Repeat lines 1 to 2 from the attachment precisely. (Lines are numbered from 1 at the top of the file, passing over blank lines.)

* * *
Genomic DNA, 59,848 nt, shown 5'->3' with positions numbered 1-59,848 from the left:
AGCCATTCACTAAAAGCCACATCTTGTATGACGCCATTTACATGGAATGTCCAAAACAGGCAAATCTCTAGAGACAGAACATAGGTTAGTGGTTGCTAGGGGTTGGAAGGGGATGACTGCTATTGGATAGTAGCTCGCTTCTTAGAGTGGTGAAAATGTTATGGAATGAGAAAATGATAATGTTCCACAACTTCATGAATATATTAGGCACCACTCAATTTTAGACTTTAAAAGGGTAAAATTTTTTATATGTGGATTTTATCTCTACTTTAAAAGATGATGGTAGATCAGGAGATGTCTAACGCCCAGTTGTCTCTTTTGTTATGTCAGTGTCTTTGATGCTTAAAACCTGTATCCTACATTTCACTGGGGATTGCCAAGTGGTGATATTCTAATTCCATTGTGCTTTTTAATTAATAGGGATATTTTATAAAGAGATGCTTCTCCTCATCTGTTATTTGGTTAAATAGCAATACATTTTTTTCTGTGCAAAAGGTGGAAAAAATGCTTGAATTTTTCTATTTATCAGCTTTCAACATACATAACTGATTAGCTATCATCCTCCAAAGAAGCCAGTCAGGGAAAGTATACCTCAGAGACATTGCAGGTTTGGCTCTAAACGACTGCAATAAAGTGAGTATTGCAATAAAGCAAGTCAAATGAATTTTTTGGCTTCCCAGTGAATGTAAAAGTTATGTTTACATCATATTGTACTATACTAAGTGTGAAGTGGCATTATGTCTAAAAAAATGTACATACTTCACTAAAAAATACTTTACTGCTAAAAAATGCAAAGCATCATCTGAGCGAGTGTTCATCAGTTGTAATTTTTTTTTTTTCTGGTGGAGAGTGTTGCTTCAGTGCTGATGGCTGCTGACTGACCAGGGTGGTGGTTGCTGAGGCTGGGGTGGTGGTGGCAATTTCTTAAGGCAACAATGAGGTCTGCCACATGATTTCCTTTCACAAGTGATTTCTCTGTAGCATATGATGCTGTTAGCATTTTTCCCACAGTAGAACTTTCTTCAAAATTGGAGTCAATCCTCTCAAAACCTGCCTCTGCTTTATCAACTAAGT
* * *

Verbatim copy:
Genomic DNA, 59,848 nt, shown 5'->3' with positions numbered 1-59,848 from the left:
AGCCATTCACTAAAAGCCACATCTTGTATGACGCCATTTACATGGAATGTCCAAAACAGGCAAATCTCTAGAGACAGAACATAGGTTAGTGGTTGCTAGGGGTTGGAAGGGGATGACTGCTATTGGATAGTAGCTCGCTTCTTAGAGTGGTGAAAATGTTATGGAATGAGAAAATGATAATGTTCCACAACTTCATGAATATATTAGGCACCACTCAATTTTAGACTTTAAAAGGGTAAAATTTTTTATATGTGGATTTTATCTCTACTTTAAAAGATGATGGTAGATCAGGAGATGTCTAACGCCCAGTTGTCTCTTTTGTTATGTCAGTGTCTTTGATGCTTAAAACCTGTATCCTACATTTCACTGGGGATTGCCAAGTGGTGATATTCTAATTCCATTGTGCTTTTTAATTAATAGGGATATTTTATAAAGAGATGCTTCTCCTCATCTGTTATTTGGTTAAATAGCAATACATTTTTTTCTGTGCAAAAGGTGGAAAAAATGCTTGAATTTTTCTATTTATCAGCTTTCAACATACATAACTGATTAGCTATCATCCTCCAAAGAAGCCAGTCAGGGAAAGTATACCTCAGAGACATTGCAGGTTTGGCTCTAAACGACTGCAATAAAGTGAGTATTGCAATAAAGCAAGTCAAATGAATTTTTTGGCTTCCCAGTGAATGTAAAAGTTATGTTTACATCATATTGTACTATACTAAGTGTGAAGTGGCATTATGTCTAAAAAAATGTACATACTTCACTAAAAAATACTTTACTGCTAAAAAATGCAAAGCATCATCTGAGCGAGTGTTCATCAGTTGTAATTTTTTTTTTTTCTGGTGGAGAGTGTTGCTTCAGTGCTGATGGCTGCTGACTGACCAGGGTGGTGGTTGCTGAGGCTGGGGTGGTGGTGGCAATTTCTTAAGGCAACAATGAGGTCTGCCACATGATTTCCTTTCACAAGTGATTTCTCTGTAGCATATGATGCTGTTAGCATTTTTCCCACAGTAGAACTTTCTTCAAAATTGGAGTCAATCCTCTCAAAACCTGCCTCTGCTTTATCAACTAAGT